Dilettante's Diary

March 8/07

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Reviewed here: Ominous Noises at CBC Radio Two (Essay); New Ideas Festival: Week Two (Theatre); Breaking and Entering (Movie); The Bible Unearthed (Archaeology); Zodiac (Movie)

Ominous Noises at CBC Radio Two (Short Essay)

Ok, so the powers-that-be at CBC Radio Two have decided that it’s time for a shakeup. We’ve been content with the programming for too long. It’s time to get us irritated and annoyed by change. So we’re bombarded with hype for the new programs that are going to be foist upon us on March 19. As far as I can tell, the changes are mostly in the evening programming, which is not when I listen most to CBC Radio, but still, I can’t help feeling that the tenor of these unwelcome changes will seep down into the whole schedule.

I willingly admit that I hate change. I don’t adjust easily to changes in the weather, the time, family plans or radio schedules. That’s my problem, I know that. Me and my therapist are working on it. And I readily acknowledge that probably the only change at CBC that would please me would be something like bringing Bob Kerr back from the dead.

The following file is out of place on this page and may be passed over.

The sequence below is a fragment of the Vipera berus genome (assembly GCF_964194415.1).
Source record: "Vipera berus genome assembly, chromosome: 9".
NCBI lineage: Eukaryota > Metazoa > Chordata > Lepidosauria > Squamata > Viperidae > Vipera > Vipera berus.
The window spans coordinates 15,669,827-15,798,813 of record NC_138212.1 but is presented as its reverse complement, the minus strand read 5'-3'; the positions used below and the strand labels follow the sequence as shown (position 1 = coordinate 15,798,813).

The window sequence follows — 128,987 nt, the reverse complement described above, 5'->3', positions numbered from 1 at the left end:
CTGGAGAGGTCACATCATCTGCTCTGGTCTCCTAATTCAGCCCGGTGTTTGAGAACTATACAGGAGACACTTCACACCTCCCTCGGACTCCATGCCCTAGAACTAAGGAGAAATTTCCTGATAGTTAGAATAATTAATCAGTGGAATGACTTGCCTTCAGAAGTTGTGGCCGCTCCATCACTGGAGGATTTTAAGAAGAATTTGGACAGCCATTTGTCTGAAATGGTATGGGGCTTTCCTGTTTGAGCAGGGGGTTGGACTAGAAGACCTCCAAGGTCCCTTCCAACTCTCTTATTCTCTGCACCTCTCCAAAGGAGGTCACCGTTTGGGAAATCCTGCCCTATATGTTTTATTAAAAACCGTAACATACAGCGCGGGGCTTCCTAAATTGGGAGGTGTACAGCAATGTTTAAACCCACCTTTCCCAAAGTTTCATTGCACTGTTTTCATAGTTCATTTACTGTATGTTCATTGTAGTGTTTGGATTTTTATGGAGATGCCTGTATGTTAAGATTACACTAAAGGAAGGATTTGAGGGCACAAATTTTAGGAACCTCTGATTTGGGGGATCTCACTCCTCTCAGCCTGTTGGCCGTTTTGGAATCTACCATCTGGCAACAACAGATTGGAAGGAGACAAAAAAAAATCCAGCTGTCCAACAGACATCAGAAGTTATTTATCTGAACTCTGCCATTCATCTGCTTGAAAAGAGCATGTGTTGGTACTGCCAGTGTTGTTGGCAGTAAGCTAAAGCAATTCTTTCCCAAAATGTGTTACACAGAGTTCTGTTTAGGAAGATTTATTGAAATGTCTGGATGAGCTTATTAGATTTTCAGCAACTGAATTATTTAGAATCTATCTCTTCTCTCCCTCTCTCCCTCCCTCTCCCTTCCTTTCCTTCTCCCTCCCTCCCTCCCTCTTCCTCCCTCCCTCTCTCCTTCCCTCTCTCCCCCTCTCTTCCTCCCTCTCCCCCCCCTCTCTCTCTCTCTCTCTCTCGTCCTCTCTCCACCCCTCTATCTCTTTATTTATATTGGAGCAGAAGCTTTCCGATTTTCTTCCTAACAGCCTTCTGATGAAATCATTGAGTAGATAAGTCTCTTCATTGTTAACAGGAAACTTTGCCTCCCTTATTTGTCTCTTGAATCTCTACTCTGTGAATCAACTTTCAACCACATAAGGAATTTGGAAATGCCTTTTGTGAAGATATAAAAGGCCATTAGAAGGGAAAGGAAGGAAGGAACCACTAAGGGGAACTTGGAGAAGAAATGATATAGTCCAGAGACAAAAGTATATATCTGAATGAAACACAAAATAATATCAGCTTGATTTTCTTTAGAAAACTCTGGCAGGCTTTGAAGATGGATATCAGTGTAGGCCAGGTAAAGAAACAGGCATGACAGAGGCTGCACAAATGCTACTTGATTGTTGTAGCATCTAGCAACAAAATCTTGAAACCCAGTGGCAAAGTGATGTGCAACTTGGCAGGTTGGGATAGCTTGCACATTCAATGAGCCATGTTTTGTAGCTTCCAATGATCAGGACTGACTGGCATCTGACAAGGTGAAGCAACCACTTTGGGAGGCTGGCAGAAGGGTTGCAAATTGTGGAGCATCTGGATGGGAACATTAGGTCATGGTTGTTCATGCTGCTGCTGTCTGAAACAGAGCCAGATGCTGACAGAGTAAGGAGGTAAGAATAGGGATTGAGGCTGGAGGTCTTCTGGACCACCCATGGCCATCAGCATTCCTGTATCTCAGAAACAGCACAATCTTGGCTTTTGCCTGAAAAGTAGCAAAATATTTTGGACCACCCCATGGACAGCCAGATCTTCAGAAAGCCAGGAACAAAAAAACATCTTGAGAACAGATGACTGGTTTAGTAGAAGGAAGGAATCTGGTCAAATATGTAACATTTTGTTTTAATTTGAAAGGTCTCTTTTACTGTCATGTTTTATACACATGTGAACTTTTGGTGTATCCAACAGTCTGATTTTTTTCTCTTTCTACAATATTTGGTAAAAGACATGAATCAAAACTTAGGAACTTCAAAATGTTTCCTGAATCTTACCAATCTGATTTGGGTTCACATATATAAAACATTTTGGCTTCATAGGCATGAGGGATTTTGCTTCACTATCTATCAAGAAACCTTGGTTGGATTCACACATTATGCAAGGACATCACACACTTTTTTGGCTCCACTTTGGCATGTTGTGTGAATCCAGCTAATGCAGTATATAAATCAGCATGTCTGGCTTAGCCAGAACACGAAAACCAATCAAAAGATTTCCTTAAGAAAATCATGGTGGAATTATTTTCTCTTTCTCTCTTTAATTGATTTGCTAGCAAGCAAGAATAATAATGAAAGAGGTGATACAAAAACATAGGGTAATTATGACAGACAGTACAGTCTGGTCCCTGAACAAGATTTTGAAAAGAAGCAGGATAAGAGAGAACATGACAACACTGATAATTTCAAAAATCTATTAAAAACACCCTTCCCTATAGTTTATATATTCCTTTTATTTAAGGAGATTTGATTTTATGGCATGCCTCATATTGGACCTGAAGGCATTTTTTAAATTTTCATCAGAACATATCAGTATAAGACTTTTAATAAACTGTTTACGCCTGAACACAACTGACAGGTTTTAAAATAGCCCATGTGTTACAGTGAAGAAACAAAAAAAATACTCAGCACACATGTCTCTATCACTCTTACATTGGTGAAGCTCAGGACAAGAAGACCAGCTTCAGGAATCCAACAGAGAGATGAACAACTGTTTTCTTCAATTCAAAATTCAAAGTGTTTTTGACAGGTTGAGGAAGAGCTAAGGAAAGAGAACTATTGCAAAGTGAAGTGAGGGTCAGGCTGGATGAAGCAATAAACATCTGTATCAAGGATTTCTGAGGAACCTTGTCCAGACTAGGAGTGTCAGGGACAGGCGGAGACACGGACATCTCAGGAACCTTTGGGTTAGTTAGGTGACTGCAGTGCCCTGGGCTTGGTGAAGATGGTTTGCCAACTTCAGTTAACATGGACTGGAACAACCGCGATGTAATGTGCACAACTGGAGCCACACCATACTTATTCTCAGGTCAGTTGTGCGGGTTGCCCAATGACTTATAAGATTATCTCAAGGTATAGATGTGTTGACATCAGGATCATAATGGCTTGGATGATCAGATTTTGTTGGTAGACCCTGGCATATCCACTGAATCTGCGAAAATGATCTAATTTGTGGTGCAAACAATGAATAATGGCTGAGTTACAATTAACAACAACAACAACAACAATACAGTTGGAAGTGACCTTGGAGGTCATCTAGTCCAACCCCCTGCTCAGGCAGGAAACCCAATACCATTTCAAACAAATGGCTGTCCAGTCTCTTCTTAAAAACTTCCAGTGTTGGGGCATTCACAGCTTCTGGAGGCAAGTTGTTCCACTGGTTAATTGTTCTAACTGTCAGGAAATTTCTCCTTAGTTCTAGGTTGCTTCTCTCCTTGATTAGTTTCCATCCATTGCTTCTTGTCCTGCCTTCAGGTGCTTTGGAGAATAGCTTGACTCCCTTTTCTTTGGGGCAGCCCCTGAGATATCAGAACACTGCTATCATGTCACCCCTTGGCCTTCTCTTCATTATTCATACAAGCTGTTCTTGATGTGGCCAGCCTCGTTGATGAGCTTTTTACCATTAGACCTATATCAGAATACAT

From the description of the new programs, though, it sounds like they’re trying to appeal to everybody except those of us who love the CBC and listen to it regularly. Reminds me of the old line about the minister preaching to the members of the congregation who aren’t there. I know it’s necessary to do this in the name of democratization, the theory being that, since the CBC is funded by taxpayers, it should appeal to all of them. So attempts must be made to draw in listeners who don’t want the CBC and have always wished it would go away.

But will the strategy work? Will the new programming draw in vast numbers of the unconverted? Or will it simply turn off the faithful listeners for once and for all? We’ll see.

And what’s with that new slogan for CBC Radio Two that they keep throwing at us: "Everywhere music takes you" ? I keep puzzling over the meaning of that. Isn’t there a sort of tautology happening here? I mean, if music takes you there, then doesn’t it go without saying that music is there? Is it likely that music would take you somewhere, drop you at the door, then turn around and go home?

Or does the saying simply mean "Music takes you everywhere"? That would be worth saying but I can’t think the CBC slogan-writers would resort to such arch reversal of normal sentence order in the way of  those oldTime magazine editors in the days when backward ran the sentences.